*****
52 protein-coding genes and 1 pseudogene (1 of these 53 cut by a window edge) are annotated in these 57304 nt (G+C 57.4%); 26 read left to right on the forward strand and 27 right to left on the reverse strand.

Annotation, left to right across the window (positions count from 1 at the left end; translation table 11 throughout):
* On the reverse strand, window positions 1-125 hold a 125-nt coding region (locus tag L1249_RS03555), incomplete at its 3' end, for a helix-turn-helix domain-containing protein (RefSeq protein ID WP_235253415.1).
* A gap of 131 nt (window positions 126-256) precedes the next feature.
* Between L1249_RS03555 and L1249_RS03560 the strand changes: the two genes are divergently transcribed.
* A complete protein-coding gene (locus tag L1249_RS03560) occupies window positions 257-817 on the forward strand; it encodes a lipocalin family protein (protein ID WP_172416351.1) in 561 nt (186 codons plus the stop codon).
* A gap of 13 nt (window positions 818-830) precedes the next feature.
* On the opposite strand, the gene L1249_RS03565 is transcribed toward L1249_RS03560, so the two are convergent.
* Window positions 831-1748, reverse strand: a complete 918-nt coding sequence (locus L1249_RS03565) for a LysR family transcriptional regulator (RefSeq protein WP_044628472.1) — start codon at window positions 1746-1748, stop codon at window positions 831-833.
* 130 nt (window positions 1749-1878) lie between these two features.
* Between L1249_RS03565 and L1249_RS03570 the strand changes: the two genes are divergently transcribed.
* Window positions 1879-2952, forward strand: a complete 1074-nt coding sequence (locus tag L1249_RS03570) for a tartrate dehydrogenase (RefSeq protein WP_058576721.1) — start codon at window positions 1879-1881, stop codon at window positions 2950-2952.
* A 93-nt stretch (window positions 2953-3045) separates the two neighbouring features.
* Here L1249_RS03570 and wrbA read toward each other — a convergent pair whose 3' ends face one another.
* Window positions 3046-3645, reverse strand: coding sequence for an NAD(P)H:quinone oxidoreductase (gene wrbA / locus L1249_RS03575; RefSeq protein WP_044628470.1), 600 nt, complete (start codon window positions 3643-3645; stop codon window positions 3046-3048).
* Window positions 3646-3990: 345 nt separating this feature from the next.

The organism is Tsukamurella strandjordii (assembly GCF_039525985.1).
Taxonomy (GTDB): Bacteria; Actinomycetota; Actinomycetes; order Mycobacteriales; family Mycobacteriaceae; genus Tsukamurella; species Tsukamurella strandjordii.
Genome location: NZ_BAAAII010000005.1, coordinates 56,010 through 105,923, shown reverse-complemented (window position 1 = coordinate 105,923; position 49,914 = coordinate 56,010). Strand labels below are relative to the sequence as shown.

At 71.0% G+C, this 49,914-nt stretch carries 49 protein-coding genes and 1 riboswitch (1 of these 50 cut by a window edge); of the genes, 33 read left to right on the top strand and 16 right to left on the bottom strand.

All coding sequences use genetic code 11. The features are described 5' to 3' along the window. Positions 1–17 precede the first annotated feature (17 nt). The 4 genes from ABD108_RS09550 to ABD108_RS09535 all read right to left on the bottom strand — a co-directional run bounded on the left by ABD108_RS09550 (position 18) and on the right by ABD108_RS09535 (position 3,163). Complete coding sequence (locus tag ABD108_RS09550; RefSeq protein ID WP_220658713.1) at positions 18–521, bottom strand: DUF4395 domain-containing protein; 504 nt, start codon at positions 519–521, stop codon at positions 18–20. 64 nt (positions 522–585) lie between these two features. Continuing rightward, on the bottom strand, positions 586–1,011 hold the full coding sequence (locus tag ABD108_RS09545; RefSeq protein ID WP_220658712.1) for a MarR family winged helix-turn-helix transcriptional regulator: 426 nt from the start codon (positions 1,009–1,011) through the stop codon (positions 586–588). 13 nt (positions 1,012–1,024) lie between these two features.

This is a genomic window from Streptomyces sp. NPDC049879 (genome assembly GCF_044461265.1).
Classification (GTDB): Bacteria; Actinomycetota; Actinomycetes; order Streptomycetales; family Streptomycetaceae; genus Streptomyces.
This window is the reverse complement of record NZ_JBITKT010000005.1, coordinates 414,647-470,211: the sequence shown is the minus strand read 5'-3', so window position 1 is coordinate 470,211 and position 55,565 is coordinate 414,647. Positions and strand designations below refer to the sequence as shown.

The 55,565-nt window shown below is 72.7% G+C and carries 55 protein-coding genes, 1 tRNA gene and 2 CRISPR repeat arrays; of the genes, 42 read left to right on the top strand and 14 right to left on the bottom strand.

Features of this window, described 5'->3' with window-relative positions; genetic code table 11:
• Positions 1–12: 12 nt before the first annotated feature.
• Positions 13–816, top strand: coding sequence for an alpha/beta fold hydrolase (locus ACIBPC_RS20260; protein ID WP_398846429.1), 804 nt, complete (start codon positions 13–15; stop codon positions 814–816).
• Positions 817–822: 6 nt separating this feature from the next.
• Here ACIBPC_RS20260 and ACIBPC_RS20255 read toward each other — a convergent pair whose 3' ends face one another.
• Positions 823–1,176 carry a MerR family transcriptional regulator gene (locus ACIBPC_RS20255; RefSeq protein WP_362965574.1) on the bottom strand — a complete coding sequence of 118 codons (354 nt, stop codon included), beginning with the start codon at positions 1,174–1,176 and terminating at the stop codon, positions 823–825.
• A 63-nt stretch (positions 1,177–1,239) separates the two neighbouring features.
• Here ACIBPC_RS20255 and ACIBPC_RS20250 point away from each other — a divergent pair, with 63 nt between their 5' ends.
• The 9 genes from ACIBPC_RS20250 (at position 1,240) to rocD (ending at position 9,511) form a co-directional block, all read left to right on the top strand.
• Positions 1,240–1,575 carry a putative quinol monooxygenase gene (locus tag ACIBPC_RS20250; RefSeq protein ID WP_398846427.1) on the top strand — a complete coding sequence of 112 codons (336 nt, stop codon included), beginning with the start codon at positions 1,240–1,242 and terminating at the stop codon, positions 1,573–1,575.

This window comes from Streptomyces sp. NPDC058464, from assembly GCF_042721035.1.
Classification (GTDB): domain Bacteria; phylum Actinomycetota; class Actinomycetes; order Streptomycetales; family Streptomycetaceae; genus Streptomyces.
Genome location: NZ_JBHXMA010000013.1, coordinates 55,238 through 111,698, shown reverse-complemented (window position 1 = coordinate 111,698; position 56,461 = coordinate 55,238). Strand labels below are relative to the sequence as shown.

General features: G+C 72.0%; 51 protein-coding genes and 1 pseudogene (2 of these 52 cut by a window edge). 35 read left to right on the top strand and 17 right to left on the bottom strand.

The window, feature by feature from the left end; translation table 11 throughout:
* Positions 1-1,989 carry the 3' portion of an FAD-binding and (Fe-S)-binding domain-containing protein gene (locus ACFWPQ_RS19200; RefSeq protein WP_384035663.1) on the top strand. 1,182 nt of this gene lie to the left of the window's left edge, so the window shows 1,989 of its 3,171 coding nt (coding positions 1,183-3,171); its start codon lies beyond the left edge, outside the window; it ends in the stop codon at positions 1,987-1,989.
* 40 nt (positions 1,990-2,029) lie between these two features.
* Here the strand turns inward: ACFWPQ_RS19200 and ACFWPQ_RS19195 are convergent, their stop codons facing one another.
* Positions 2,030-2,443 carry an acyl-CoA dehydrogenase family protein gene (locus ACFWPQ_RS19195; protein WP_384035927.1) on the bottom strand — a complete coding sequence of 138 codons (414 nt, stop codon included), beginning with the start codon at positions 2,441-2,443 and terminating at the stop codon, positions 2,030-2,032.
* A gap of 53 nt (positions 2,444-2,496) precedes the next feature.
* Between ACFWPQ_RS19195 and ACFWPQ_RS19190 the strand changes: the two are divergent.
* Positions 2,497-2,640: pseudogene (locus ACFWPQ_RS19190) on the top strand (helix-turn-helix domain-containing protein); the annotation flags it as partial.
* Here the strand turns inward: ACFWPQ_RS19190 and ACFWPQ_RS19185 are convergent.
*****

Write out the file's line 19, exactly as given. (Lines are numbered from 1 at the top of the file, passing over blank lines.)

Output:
Genome location: NZ_BAAAII010000005.1, coordinates 56,010 through 105,923, shown reverse-complemented (window position 1 = coordinate 105,923; position 49,914 = coordinate 56,010). Strand labels below are relative to the sequence as shown.